Episode 12: Quasars: Clues to the Ancient Universe, with Patrick Hall

For more info on the podcast, please see our About page.

Feature Guest: Patrick Hall

Our guest today is Patrick Hall who joins Justin Trottier at The Star Spot to discuss one of the most energetic, myserious and ancient of phenomana in our universe: quasars. Hall shares his insights into the role quasars played in the evolution of the cosmos and galaxy formation, the mechanisms and physics of their behaviour, and the rare occurence of double quasars. He also describes the eventual fate of our Milky Way Galaxy to merge with Andromeda and produce quasars of our own. Finally, they focus on the Sloan Digital Sky Survey and explore the tremendous opportunities afforded researchers by the growing scale and scope of large sky surveys.

In Current in Space we introduce a cryptic new start-up company Uwingu seeking to fundraising and raise public engagement in space exploration, comment on the enduring fascination with the concept of a space elevator, and pay tribute to one of the greatest explorers of our time – Neil Armstrong.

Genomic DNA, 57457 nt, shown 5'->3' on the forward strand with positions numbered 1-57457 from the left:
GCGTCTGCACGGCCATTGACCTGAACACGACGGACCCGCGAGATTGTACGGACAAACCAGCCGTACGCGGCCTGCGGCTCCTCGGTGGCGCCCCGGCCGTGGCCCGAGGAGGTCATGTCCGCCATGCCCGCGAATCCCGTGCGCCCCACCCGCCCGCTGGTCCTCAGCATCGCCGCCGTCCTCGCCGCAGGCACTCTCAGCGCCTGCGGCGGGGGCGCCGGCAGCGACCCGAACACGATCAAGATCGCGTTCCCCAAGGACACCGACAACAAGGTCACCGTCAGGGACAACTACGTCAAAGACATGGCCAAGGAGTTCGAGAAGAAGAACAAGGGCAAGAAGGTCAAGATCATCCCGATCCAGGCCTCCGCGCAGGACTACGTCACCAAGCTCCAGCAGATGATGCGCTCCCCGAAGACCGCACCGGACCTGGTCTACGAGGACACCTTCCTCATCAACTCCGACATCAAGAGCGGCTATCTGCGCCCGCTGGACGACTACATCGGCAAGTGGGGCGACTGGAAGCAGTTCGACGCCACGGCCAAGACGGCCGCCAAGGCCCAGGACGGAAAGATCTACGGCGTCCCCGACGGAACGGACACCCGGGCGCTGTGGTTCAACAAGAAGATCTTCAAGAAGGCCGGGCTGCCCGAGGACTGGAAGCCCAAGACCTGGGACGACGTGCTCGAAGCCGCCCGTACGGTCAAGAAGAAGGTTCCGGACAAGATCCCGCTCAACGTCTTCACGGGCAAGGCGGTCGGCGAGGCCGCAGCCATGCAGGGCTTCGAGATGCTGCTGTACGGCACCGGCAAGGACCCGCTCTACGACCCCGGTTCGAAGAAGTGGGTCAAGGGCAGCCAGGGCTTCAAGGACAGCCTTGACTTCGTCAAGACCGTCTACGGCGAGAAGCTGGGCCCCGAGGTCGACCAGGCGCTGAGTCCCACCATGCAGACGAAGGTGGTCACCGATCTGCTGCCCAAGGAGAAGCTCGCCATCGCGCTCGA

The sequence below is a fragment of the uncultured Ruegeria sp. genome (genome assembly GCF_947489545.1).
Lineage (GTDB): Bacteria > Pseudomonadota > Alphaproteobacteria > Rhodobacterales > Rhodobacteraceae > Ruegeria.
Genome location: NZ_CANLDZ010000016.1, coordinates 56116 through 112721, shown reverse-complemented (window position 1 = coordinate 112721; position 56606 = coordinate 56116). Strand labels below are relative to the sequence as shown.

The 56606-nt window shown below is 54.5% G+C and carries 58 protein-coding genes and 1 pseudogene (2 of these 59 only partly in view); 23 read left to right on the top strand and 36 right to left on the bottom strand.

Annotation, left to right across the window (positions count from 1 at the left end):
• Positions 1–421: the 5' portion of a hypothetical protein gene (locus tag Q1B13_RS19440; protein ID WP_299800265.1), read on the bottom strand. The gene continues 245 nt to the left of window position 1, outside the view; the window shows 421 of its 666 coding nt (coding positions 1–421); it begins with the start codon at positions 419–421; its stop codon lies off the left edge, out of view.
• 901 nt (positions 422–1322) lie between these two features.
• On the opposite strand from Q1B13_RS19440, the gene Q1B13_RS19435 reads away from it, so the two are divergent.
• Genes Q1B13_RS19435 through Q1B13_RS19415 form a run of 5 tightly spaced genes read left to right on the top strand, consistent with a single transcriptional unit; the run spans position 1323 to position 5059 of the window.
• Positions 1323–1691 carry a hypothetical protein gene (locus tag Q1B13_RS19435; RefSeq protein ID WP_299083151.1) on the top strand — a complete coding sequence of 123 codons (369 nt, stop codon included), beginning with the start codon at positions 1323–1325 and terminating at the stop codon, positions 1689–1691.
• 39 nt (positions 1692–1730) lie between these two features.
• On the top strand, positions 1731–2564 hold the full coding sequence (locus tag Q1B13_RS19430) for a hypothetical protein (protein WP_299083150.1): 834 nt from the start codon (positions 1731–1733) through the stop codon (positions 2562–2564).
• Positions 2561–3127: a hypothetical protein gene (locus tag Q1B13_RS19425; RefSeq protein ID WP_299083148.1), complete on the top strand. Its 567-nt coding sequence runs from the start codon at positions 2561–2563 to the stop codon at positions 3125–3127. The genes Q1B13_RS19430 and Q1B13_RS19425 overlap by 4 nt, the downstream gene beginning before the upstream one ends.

About Patrick Hall

Patrick Hall received his PhD in astronomy from the University of Arizona, worked at Princeton University as its Observatory Research Associate and is currently associate professor at York University. He is an expert in quasars and active galactic nuclei. He’s received a number of National Science and Engineering Research Council grants as well as the ontario early research award for studies on disks of matter orbiting supermassive black holes. Hall participates in analyzing data from the Sloan Digital Sky Survey, a project that, among many many other things, resulted in the discovery of an asteroid that now bears his name Pathall.

Links

Patrick Hall’s York University Page
Pat Hall’s Research and Teaching Page
The Sloan Digital Sky Survey
Frequently Asked Questions About Quasars

If you have interesting news and story ideas, as well as topics or potential interview guest, please send them to starspotpodcast@gmail.com.

How to hear this show:

* Subscribe for free with itunes
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* Listen to Astronomy.fm every other Monday at 12:15am, 4:15am, 8:15am, 12:15pm, 4:15pm, and 8:15pm

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